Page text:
Pivotal Labs’ expertise in agile app development and iterative processes has made it the go-to house for developing innovative, reliable, and scalable software over its 20+ years. With offices in San Francisco, London, Los Angeles, Denver, Boulder, Toronto, and New York City, Pivotal Labs is well-regarded for its impressive roster of clients, including Best Buy, EMI, and ModCloth , and its forward-thinking office culture. While Pivotal Labs is well-known for its work with startups and industry giants, two recent civic apps developed out of its New York City office demonstrate the value of agile development practices in many other contexts.
Rapid development and iterative processes may seem oxymoronic in a government context, but in fact civic institutions deal with many of the same software development challenges as consumer Internet giants and enterprises. One needs to only look at the difficulties this week associated with scaling healthcare.gov to see this in practice. While agile development was fundamental to the Obama 2012 campaign — in fact, Pivotal Labs’ agile project management app Pivotal Tracker was used by members of Obama’s technology team during the campaign — bureaucratic hurdles, procurement difficulties, and institutional inertia can slow down software development projects at the city, state, and federal level.
Such a slow pace was inappropriate for NYC Votes, a voter registration and engagement app that Pivotal Labs’ NYC office built in collaboration with Method and AppOrchard, for the New York City Campaign Finance Board (CFB) and its Voter Assistance Committee (VAAC). The goal was to build a web app that would streamline and reduce barriers to engagement for both citizens and candidates. True to iterative software development practices, the functionality of NYC Votes evolved over releases to match the high-priority needs of voters at the time. On July 4th, the Campaign Contribution tool was released, allowing candidates to solicit campaign donations from citizens using their smartphones. The second version of the app added the Voter Tool, which allowed citizens to find the candidates within their district, view their official Voter Guide profiles, and connect with them on social networks.
NYC Votes served multiple purposes: it had to function as a payment processing platform, work on a wide range of mobile devices, and meet numerous regulatory requirements, while remaining reliable and nonpartisan. Pivotal Labs opted for a responsive web app that could shift its design for multiple devices and screen sizes, Stripe Connect to ensure secure transactions, and interface with legacy government systems. The resulting product was well-received by citizens, candidates, and garnered positive press in news outlets including The New York Times and Wired.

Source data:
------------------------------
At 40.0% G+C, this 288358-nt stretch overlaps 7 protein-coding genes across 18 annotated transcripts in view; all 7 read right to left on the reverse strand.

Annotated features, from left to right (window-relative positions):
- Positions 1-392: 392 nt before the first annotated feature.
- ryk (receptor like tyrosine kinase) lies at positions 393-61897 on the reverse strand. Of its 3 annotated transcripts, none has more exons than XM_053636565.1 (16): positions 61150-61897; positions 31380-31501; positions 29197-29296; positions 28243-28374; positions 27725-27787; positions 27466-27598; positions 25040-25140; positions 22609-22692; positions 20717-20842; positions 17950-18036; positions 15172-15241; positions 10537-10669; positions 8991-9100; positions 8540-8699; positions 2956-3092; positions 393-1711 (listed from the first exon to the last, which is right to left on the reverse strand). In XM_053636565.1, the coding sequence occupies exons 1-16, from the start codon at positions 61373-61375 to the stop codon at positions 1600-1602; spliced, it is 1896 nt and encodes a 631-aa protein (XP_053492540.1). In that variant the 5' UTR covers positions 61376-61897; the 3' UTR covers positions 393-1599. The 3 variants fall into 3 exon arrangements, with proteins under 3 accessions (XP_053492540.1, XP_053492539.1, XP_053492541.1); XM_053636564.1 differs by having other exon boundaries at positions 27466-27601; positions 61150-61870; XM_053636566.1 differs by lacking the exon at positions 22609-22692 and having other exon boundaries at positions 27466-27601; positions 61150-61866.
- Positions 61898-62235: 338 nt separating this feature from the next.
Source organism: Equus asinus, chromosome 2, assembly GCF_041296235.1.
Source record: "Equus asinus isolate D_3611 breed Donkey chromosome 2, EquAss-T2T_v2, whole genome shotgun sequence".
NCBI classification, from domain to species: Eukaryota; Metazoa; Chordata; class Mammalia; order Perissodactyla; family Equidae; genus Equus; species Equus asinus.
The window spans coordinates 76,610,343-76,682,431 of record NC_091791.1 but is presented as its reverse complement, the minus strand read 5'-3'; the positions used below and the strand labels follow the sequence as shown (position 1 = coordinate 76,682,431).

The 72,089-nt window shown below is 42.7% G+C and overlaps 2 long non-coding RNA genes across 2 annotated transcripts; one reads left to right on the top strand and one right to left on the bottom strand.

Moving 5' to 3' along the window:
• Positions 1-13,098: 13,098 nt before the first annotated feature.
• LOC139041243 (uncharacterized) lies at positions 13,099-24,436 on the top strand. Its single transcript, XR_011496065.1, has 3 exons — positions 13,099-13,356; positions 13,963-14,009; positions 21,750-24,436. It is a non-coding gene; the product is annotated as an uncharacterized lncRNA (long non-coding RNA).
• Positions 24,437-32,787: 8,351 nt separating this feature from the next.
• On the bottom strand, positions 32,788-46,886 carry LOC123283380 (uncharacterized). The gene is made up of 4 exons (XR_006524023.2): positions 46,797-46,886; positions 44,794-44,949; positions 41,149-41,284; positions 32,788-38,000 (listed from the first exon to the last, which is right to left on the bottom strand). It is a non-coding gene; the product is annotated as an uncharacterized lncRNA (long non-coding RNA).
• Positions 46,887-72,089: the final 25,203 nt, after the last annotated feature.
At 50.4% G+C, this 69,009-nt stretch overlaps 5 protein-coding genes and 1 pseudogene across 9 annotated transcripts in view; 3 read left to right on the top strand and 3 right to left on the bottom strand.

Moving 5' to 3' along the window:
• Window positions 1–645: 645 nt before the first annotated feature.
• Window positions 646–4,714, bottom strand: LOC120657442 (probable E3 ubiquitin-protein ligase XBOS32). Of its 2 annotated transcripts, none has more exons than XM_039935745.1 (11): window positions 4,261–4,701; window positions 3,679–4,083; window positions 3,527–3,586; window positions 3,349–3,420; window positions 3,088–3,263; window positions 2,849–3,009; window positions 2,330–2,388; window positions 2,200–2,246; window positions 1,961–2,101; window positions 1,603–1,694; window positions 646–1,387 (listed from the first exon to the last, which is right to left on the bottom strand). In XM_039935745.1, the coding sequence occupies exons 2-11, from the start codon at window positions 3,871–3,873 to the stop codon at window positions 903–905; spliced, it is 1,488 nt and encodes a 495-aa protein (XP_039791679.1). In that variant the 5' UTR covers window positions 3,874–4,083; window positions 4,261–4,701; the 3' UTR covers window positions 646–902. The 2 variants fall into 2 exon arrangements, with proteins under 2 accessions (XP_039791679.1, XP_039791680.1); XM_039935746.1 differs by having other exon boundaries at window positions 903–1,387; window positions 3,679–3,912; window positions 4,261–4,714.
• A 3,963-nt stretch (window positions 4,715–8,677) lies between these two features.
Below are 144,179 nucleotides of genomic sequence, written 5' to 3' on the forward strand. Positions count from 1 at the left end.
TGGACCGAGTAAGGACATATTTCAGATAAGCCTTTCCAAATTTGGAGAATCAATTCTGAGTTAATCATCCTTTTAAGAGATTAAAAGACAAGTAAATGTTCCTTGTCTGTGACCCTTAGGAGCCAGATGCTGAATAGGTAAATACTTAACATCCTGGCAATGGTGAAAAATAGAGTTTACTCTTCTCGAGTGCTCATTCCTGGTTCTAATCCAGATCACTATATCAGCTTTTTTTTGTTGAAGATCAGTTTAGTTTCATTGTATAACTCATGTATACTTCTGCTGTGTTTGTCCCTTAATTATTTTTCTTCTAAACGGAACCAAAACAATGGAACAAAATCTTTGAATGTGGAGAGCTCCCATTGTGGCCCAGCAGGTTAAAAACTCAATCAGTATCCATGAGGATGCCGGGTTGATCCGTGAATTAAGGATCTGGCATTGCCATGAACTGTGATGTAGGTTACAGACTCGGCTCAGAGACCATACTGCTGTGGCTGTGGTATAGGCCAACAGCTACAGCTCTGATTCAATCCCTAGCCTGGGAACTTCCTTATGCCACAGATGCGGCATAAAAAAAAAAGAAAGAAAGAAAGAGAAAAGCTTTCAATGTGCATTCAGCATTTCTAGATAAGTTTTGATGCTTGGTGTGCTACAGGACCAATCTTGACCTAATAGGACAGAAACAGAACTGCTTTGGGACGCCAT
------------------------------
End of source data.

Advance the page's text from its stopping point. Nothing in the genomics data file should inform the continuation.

Pivotal Labs is known for its long-standing involvement in the burgeoning civic app development space. This also extends to social services. Case Commons, a company developing case management software for child welfare citizens, engaged with Pivotal Labs’ NYC office to develop a highly efficient, accessible, and holistic web platform to connect families in need with social services. Case Commons wished to avoid the bloat and user-hostile interfaces of legacy systems, while building a data-driven application that allowed agencies to track the progress of children and families and deliver better service.
Pivotal Labs worked closely with Case Commons to develop Casebook for the State of Indiana, a system inspired by social networking sites that met these needs. In the process of developing a prototype at the county level, Pivotal found that the legacy systems were so inefficient that workers had reverted to using paper files. Josh Knowles, Managing Director at Pivotal Labs’ NYC office, says that during this process, they found that “Caseworkers were spending too much time fighting the legacy technology as opposed to helping families.” Through this process of research, prototyping, and close collaboration and pair programming with Case Commons, Pivotal Labs built a user-focused alternative to the legacy systems, described as “a person- and family-centric experience that contextualizes the case in terms of relationships rather than isolating it from the larger social picture.”
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